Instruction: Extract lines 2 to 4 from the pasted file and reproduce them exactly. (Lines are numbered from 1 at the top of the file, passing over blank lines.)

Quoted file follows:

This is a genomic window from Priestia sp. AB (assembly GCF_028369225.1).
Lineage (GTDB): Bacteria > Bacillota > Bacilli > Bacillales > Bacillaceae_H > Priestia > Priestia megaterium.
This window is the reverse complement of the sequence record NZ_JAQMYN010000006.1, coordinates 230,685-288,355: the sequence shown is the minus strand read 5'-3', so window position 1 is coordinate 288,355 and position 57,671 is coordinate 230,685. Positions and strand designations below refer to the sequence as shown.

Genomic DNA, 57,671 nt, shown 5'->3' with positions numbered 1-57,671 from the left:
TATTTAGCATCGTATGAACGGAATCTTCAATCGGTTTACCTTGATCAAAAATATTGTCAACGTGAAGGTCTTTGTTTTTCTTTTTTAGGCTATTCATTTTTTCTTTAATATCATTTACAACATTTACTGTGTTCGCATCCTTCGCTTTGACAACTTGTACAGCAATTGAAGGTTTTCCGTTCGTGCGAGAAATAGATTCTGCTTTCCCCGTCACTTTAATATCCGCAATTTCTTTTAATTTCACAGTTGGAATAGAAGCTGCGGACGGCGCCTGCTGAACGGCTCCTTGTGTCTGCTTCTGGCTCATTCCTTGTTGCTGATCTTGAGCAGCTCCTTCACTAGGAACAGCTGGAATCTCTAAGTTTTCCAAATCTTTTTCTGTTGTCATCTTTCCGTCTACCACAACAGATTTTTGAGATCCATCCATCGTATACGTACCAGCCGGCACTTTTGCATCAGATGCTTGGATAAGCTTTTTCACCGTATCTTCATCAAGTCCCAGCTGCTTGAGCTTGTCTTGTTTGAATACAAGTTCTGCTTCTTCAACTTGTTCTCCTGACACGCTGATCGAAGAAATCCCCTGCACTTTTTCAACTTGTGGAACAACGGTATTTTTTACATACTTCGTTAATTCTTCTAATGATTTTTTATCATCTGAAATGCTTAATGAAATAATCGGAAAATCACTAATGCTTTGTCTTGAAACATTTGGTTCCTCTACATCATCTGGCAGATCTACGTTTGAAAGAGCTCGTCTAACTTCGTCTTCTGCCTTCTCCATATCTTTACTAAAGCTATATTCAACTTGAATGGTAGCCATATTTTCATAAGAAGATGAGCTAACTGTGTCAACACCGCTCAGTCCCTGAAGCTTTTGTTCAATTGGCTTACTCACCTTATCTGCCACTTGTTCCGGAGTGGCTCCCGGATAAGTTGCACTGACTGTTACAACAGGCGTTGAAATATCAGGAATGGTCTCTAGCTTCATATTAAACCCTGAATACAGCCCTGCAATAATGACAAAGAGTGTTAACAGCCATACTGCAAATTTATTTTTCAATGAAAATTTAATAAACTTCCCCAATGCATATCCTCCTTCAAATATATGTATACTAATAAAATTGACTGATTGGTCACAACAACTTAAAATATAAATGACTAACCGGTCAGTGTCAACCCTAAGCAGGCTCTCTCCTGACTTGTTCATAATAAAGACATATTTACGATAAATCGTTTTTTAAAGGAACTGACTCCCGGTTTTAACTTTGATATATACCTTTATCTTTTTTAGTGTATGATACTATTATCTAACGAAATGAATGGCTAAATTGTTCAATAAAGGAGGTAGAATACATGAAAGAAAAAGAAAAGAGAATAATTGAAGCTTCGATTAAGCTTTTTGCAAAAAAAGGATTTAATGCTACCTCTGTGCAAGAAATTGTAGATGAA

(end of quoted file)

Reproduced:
Lineage (GTDB): Bacteria > Bacillota > Bacilli > Bacillales > Bacillaceae_H > Priestia > Priestia megaterium.
This window is the reverse complement of the sequence record NZ_JAQMYN010000006.1, coordinates 230,685-288,355: the sequence shown is the minus strand read 5'-3', so window position 1 is coordinate 288,355 and position 57,671 is coordinate 230,685. Positions and strand designations below refer to the sequence as shown.

Genomic DNA, 57,671 nt, shown 5'->3' with positions numbered 1-57,671 from the left: